General Trip Gear

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We've used these effectively for years, even the 3rd week in June which is the week we usually one of the weeks we always paddle.
If there's a breeze they are deployed upwind of the site or around the perimeter when there is no wind or a shifting wind. We plan one box/night with an extra one or two/trip.
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I bring:
down sleeping bag (0 or 32 degree)
NeoAir mattress
Big Agnes solo tent (or Hennessy Hammock just purchased)
Helinox chair
Goretex rain gear
full change of clothes if cold weather, otherwise I wear what I start out with (all clothing is full synthetic, all my socks are wool)
Sven saw
Kelly Kettle
Noah's tarp
cold weather clothes to suit (always down insulation)
titanium cup and long handled spork
a couple Bic lighters, strike on nearly anything matches
Sawyer squeeze water filter and two 1 liter bottles (one for gathering water, 1 for filtered water)
Maps, compass, GPS, full size DSLR
Osprey backpack, 70L I think
One paddle (bent shaft, built by me)
NRS PFD
Small mirror (for picking crap out of my eye)
Blistex

All food and snacks are dried and vacuum bagged at home, no plates, no pots, no pans, no soap, no pillow
That's it for solo trips
If with others, I might be able to bring less
 
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I must be the only one to bring an Umbrella !
It is so handy ! It's a tarp you can take in the canoe, and use in a canoe, and not only to repel rain. I can cook under it, It can provide wind protection, when cooking. I can go to the Latrine in the middle of a rain storm, and stay dry ! It can be set up in one second. I can use it as a walking stick. It might work to scare off a bear ! ( That one I haven't tried, so No endorsement on that !) Tarp, or Umbrella ? Give me an Umbrella !

PS. I use a big Golf Umbrella, for the record.
 
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I love lists, here‘s my solo stuff:

Canoe
Yoke
Paddles
Paddle straps
Life jacket
Throw bags
Sponge
Wrap kit
Spray deck
Repair kit
Bailing/pee bucket

Tent
Bug tent
Tarp
Poles
Pegs
Tarp ropes
Camp chair
Sleeping bag
Sleeping pad
Clothes
Sheep Boots
Shoes
Rain gear
Sealine 30L day pack
Food barrels
Duluth Pack
Sealine 110L or 70L

Water bottles
Water purifier
Pots
Fry bake
Cup/mug
Flipper
2 spoons
Plate
Tupperware Wannigan
Stove
Fuel
Fire box/twig stove
Lighters and matches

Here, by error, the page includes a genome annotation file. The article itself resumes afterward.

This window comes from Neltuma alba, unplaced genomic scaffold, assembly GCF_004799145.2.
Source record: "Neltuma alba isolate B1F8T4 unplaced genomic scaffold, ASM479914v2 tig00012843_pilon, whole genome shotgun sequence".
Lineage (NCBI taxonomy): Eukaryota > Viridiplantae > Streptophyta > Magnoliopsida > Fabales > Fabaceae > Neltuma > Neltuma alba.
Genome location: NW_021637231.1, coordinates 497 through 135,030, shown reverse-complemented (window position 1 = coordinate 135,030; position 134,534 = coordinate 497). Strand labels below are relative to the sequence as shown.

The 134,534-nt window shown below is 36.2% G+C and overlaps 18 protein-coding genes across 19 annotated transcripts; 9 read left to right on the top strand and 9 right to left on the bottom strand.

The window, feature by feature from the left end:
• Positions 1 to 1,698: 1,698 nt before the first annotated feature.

Dish soap
Scrubber
Fire gloves
Belt knife
Saw
Axe/hatchet

Maps and case,
Camera
Inreach
GPS and case
Contacts info
Batteries
Charging cords
Headlamp
Compass
Shotgun
Shells
Dry bag case
pen bangers
bear perimeter system
Book/diary
Fishing rods
Lures
Net

Head net/bug jacket
Bug dope
Teeth stuff
Sunglasses
Sunscreen
First aid
TP for corn hole

All this fits in 1 Duluth, 1 big sealine, food barrel or 2 , and a day pack, so three trip portage pretty much no matter if it’s a 2 week or 5 week trip. The Duluth gets the kitchen, fire stuff and tents (in light weight dry bags), the big sealine gets clothes and sleeping stuff and other sensitive stuff, the day pack gets rain gear, emergency/hygiene stuff and the spray deck when it’s not on the boat. If I’m in the paddling in the boreal in the heat of summer I can get away with just the Duluth, 30 L day pack and a food barrel by taking a one person tent and lots less clothes and boots.
Not much changes when my partner and kids come, add a few toys and lots of stickers and a bigger first aid kit.
 
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Good thread Clint.
Thank you.
The cot was a first for me
I have been thinking about moving to a cot. I am getting tired of sleeping on the ground. I bought the Klymit Static V sleeping pads for this trip. I'll see how well they work.
Littlbug twig stove
A twig stove is something I would like to add if I ever change the way I bring food. I usually fix a meal for 5-6 people before hand, freeze it, then during the trip put it in the dutch oven to reheat the meal. I wonder how well the the twig stove would work for that?
In the spirit of sharing equipment ideas, here are 2 small screen shelters that I have used. Both are relatively compact and lightweight.